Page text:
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OP0076 Kidneys of autoimmune nzb/w mice contain long-lived pc
  1. AH Radbruch,
  2. G Cassese,
  3. S Lindenau,
  4. B De Boer,
  5. S Arce,
  6. A Hauser,
  7. G Riemekasten,
  8. C Berek,
  9. F Hiepe,
  10. RA Manz
  1. Cell Biology, Deutsches Rheuma-Forschungszentrum Berlin (DRFZ), Berlin, Germany

Abstract

Background NZB/W mice develop a disease similar to human systemic lupus erythematosus (SLE), including autoantibody production, hypergammaglobulinaemia and inflammation of the kidneys. Large numbers of lymphocytes infiltrate the kidneys of these mice but the role of this organ for the production of antibodies is not clear.

Objectives Here, we compare the role of bone marrow, spleen and inflamed kidneys of NZB/W mice for the activation of B cells and for the persistence of antibody secreting cells (ASC).

Methods NZB/W mice were immunised i.p.i with Ovalbumin and then boosted 1 month later. The number of antigen-specific PC present in spleen, bone marrow and kidneys was determined by Elispot. The frequency of different cell types was determined by flow-cytometry. The distribution of PC in the different organs was investigated by microscopy.

Results ASC are present in the kidneys of mice with full blown disease, as many as in the spleen and bone marrow, and 50 times more than in the kidneys of normal mice. In the kidneys, ASC are located mainly in the outer medulla, close to B- and T cell infiltrates. The specificity of the ASC in the inflamed kidneys is not restricted to self-antigens. After immunisation of NZB/W mice with Ovalbumin (OVA), the antigen-specific ASC are found initially exclusively in the spleen. Weeks later, during a period of at least 3 month, OVA-specific ASC are found in stable and high numbers within the bone marrow and the kidneys of these mice, but no longer in the spleen. As determined by FACS, B cells with a germinal centre phenotype (B220+/PNA+) are found only in very low numbers in the kidneys, but in high numbers in the spleen of NZB/W mice. Germinal centres could not be detected in the kidneys, but in the spleen. The lack of B cell activation and the kinetics of the appearance of OVA-specific ASC in the kidneys suggest that in autoimmune NZB/W mice, plasma cells generated during an immune reaction in secondary lymphoid organs, later accumulate and persist in the inflamed kidneys, like in bone marrow.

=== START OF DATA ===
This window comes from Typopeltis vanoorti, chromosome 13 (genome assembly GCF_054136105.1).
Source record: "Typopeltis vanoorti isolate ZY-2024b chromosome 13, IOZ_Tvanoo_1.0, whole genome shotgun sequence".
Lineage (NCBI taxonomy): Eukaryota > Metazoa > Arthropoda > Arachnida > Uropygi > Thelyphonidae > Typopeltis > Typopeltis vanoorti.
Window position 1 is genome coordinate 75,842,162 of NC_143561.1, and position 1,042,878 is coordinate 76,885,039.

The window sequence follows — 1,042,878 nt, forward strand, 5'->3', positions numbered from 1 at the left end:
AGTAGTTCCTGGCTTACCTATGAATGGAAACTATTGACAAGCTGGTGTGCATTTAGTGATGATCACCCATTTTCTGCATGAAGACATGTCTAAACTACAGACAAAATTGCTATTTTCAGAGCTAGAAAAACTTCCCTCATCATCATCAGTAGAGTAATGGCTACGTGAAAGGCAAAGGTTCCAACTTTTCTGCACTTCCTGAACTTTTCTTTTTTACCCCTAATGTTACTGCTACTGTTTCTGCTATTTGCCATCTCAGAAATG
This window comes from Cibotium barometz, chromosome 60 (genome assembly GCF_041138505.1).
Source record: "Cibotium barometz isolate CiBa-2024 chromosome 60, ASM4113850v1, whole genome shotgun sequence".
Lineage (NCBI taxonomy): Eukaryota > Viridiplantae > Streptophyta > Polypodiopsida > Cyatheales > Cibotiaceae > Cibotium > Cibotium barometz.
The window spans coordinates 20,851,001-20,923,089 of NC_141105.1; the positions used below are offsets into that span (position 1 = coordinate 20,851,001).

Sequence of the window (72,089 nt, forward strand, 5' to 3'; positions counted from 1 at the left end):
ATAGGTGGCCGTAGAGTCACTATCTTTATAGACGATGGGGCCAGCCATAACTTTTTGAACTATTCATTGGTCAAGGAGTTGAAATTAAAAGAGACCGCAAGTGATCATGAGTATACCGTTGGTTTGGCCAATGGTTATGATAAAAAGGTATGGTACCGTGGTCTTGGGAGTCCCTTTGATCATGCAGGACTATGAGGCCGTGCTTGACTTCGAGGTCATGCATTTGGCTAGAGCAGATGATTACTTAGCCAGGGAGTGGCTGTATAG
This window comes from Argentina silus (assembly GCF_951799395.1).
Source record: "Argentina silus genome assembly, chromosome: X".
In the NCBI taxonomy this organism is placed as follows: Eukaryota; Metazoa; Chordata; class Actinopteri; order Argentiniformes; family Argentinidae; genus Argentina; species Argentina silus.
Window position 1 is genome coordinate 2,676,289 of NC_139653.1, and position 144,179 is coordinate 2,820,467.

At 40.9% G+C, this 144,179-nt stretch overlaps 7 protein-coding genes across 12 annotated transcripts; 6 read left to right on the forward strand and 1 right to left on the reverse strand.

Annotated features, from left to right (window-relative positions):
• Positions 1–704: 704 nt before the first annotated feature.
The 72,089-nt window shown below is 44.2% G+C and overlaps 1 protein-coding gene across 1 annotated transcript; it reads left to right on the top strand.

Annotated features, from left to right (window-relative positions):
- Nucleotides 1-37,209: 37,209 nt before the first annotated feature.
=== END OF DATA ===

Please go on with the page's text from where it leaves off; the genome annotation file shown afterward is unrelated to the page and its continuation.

Conclusion These experiments identify the inflamed kidneys of NZB/W mice as site of prime relevance for the homeostasis of plasma cells, irrespective of their specificity.

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